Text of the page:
By Fran Lavelle
For me, there is something so immensely inviting about a cold grey December morning. Perhaps it invokes memories of Winter growing up on our farm in Southeastern Ohio. There is a stillness in a cold grey day that creates room for a pause. It is that pause that I most appreciate. Instead of jumping into the activity of the day I feel permission to sit with a cup of coffee and gaze out the window. I recently had such an experience Saturday morning a few weeks back. Surrounded by incredible peace, for a moment I forgot that our country and the world is being ravished by a pandemic. I also forgot that our politics in this country have become so polarized that death threats levied against political opponents has become commonplace.
It has been a long year. It has been a difficult year; for some much more than others. I try to look for meaning in times that seem senseless and hope in the midst of grief. There are many factors that continue to lead us away from seeing one another as God’s beloved children. What we consume on cable news networks and social media play a big part in that widening chasm. Reconciling our communities with divergent very public (some might say vitriol) views is no small task. Two keen examples are our response to the virus (particularly mask wearing) and the outcome of the recent election. If our faith is what is going to save us, then we need to be willing to put into practice what we believe.
I have spent some time this Fall reading Fratelli Tutti, Pope Francis’ most recent encyclical letter. The thesis of Fratelli Tutti is a timely call for the human family to acknowledge the dignity of one another. In framing the issue of our indifference to one another he is brutally honest about how far we are from true fraternal love. The scriptural centerpiece of this plea is the parable of the Good Samaritan. His approach to Scripture is very Ignatian. He reflects on the characters in the story and asks the reader to imagine themselves in the story in each character role. This mechanism builds a greater understanding of the complexity of the characters and builds a better understanding of the bigger picture. He then takes us deeper into our own reality and challenges us to reflect on whether our actions align with our vision and fulfill our mission.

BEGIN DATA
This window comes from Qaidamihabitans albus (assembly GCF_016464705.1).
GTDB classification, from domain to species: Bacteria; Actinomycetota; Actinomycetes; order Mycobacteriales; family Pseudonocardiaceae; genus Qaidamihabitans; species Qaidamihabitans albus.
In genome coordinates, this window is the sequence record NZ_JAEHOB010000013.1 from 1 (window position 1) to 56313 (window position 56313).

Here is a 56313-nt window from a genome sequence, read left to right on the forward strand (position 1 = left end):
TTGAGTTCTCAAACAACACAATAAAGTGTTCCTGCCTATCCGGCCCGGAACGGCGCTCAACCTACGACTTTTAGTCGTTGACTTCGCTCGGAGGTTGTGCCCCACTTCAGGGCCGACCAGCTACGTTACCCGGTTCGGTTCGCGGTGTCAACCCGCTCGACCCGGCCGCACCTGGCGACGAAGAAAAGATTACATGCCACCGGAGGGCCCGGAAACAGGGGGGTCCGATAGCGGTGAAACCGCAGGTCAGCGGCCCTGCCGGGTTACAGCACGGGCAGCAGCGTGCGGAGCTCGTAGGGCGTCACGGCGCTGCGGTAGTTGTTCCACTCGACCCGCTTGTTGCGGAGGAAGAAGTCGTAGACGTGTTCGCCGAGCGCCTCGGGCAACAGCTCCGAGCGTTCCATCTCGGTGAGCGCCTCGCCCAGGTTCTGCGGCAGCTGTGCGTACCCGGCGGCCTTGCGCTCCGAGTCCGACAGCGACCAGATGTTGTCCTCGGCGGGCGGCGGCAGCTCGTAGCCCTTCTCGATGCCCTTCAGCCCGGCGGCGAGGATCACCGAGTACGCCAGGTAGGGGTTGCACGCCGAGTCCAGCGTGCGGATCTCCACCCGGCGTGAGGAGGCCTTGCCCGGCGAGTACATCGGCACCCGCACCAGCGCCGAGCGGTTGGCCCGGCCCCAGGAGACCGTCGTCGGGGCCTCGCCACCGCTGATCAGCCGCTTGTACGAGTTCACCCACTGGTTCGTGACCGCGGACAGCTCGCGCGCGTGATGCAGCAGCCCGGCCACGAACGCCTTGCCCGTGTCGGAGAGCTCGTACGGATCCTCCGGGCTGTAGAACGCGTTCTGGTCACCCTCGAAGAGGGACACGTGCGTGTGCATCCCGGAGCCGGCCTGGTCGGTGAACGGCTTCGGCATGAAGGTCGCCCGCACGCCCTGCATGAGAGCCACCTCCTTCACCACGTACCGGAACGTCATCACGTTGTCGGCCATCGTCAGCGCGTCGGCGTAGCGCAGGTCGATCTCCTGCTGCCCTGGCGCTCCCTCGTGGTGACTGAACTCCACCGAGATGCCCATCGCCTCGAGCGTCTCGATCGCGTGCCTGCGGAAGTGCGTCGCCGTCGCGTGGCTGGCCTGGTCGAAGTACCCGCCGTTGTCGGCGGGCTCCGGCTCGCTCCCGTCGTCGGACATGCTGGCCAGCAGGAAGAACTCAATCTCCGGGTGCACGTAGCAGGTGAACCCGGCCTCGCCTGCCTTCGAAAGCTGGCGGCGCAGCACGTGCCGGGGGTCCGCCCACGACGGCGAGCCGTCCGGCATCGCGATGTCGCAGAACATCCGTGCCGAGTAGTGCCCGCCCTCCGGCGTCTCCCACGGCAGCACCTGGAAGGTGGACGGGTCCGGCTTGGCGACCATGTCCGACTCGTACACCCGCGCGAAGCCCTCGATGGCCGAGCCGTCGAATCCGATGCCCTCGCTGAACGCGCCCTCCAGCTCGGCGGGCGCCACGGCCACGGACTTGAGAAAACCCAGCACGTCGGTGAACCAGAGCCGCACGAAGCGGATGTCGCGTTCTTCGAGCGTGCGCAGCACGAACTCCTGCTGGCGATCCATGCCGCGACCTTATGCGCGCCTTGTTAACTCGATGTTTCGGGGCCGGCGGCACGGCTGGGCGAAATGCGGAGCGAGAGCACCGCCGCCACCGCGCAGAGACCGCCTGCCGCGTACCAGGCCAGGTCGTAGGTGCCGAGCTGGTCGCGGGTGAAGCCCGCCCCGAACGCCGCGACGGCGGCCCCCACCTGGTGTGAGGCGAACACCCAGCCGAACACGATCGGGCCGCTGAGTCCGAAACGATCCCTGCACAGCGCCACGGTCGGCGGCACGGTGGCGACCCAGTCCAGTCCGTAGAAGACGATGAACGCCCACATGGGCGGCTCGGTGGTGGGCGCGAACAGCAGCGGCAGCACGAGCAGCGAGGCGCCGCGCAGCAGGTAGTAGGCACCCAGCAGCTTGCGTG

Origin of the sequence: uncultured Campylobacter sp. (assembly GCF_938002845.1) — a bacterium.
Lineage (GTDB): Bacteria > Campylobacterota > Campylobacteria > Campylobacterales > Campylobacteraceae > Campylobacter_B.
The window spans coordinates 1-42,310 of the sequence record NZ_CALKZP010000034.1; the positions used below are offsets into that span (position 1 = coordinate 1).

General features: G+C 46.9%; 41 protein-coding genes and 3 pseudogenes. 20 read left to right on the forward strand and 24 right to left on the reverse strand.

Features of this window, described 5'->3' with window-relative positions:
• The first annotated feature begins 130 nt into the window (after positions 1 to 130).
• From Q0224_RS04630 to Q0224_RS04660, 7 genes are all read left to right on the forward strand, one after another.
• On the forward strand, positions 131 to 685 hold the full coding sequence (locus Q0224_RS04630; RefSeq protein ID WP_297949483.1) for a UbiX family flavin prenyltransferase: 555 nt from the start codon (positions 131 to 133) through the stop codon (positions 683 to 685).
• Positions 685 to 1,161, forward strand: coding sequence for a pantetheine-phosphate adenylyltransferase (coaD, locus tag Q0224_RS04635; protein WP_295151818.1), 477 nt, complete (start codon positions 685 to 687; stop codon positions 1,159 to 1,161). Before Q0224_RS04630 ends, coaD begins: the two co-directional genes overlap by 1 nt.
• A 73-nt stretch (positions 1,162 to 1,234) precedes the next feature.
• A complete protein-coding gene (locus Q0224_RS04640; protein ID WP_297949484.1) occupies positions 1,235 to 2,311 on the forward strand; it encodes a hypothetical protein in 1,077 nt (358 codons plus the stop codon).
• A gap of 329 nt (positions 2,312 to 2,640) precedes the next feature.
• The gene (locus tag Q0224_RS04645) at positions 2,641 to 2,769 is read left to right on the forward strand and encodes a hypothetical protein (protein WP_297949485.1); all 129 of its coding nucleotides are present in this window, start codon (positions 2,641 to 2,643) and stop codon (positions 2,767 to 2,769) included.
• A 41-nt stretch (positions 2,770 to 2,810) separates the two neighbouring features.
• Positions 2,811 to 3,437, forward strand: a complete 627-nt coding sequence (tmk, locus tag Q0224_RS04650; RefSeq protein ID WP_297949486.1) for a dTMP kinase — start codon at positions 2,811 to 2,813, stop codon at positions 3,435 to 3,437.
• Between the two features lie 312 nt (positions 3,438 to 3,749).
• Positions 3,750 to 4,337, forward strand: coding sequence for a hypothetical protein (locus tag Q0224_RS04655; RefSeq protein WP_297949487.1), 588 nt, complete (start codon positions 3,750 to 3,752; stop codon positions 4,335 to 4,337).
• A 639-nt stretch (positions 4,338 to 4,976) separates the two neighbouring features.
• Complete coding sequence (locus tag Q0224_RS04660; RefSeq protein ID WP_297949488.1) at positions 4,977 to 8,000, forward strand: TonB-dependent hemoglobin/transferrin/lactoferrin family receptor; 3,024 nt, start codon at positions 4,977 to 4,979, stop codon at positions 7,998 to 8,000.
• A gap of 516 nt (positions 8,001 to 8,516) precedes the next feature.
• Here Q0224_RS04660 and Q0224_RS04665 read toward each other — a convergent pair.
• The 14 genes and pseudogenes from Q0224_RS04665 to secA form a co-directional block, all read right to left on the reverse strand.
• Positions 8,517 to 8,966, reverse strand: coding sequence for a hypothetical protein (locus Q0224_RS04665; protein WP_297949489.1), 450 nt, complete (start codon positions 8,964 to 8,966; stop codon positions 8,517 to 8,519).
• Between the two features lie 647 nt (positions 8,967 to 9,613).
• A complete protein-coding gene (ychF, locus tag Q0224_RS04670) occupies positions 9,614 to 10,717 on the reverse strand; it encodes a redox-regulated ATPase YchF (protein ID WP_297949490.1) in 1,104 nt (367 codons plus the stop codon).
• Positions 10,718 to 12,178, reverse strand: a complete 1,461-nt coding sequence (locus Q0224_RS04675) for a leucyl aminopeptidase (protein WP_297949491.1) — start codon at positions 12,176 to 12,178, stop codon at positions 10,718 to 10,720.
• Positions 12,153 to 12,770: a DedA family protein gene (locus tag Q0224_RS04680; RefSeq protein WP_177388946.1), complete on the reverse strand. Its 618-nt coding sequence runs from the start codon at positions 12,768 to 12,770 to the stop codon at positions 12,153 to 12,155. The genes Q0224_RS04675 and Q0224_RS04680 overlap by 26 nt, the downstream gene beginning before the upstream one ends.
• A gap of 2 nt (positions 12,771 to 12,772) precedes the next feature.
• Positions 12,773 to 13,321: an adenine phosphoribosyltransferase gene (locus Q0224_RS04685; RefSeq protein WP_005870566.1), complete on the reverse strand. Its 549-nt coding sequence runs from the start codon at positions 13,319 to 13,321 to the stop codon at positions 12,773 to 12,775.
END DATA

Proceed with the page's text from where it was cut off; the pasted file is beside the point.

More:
Pope Francis was very successful in using the Parable of the Good Samaritan to illustrate the meaning of fraternal care. He adeptly negotiates the landscape of identifying not only the issues but allowing for reflection and action. His vision is always aligned with the mission of the Gospel. The continuity of that messaging was an “Ah Ha” moment for me.
If the goal of a leader is to articulate a vision and to motivate others to share in and carry out the vision, clear and accessible communication is necessary. So is honesty in assessing the current situation. We need to be realistic about where we are to successfully map out the path to where we want to go.
I do not think anyone relishes the constant reminders that we are a deeply divided country. I think that most Americans, and really all of humanity, want to live in peace. We cannot expect that government or Church leaders can solely change this narrative. We must all participate if change is to be sustainable. If we all spent less time following social media and more time following the Gospel, we would be less anxious and more hopeful. We do not change the narrative by adding to the cacophony of noise. We change the narrative by turning to God and one another and living the Gospel.
I was recently reminded of the World War I Christmas Truce. On Christmas Eve, German and British troops fighting in World War I sang Christmas carols to each other across the lines. Christmas morning after white flags appeared from both sides, soldiers emerged from their trenches and shook hands with one another. They shared food and drink. There is documentation of soldiers from opposing sides playing a good-natured game of soccer. If amid a World War, so called dehumanized enemies can stop fighting and see one another the way God sees us – as one family – I know we can do the same. This Christmas give yourself a gift. Raise a white flag. Surrender to peace. The division ends when we stop giving our energy to it.
(Fran Lavelle is the Director of Faith Formation for the Diocese of Jackson)